Event ReportsPublished on Mar 05, 2016
Internet will come under pressure if States build own Internet

The future of the Internet will come under increasing pressure if more and more States opted to build their own Internet services, as China is doing, warned Prof. Solange Ghernaouti, Director of the Swiss Cybersecurity Advisory & Research Group and professor at the University of Lausanne.

Delivering a talk on ‘Cyber Weapon and Cyber Power: A New Warfare Paradigm’ at Observer Research Foundation on February 2, Prof. Ghernaouti said India should build home grown ICT systems and technologies to create new economic opportunity. It should pursue the path of self-sufficiency and garner the necessary political will to build home grown consumer Internet technologies by taking advantage of the talent available in the country. This would enable India to retain the data generated by Indian users within the country’s borders and exercise digital sovereignty, she said.

Prof. Ghernaouti noted that the cyberspace has become a playground for various actors that include both civilian and military, and non-state’ actors like ‘anonymous’ and cyber terrorists. Also changing rapidly are the nature of cyber threats. Threats emanate across an entire continuum, including cyber-crime, cyber vandalism, cyber espionage, and cyber terrorism to more dangerous and full-fledged cyber conflict between states. Therefore, states need to build a series of cyber defence measures across the broad array of cyber threats.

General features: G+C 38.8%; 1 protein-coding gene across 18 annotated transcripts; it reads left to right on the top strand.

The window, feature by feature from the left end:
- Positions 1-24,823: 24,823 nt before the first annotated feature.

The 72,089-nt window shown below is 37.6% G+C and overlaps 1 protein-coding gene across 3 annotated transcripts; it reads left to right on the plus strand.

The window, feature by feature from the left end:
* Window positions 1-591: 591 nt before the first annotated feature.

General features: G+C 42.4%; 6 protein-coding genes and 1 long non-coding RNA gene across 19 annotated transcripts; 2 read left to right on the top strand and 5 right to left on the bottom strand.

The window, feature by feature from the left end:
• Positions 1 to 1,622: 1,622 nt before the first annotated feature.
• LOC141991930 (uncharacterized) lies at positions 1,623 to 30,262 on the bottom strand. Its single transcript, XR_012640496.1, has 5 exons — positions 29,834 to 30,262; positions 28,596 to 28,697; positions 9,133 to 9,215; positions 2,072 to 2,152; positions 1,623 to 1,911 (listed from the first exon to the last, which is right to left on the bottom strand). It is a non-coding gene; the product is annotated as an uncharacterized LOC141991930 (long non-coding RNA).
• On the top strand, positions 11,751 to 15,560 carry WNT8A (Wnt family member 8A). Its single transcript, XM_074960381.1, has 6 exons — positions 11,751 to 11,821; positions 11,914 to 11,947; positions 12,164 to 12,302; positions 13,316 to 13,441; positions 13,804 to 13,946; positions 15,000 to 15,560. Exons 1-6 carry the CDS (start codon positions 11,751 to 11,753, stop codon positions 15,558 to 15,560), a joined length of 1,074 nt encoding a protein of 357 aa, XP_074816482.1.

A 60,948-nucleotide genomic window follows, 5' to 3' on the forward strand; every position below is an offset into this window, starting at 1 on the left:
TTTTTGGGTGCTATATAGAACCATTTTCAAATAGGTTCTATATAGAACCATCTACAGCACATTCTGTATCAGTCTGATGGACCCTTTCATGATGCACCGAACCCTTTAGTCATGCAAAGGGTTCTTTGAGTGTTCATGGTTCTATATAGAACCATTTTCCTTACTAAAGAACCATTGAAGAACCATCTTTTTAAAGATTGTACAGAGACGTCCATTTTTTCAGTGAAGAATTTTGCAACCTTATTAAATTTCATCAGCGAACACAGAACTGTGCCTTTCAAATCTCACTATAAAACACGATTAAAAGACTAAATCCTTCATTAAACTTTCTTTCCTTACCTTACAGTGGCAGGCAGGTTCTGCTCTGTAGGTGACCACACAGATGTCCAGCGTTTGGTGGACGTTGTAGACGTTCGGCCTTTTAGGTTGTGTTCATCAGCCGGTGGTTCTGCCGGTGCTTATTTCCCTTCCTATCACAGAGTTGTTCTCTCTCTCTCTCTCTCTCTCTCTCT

The talk was moderated by Dr. Manoj Joshi, Distinguished Fellow, ORF. He began the discussion by reiterating the growing threat posed by cyber warfare. In this regard, he referred to the recent decision by the Chinese People’s Liberation Army (PLA) to establish a ‘Strategic Support Force’ that will combine Chinese capabilities in the cyber and space domains. The Chinese claim of sovereignty in cyberspace was very similar to their legal claims in the South China Sea dispute. The autonomous state of the ‘Chinese’ Internet and its distinct features that are far removed from the global Internet have led to a situation wherein the global responses to addressing the challenges posed by cyberspace remain fractured. At the same time, because of the global context in which cyber operates, we need to develop a common understanding in dealing with the challenges ahead in this emerging field.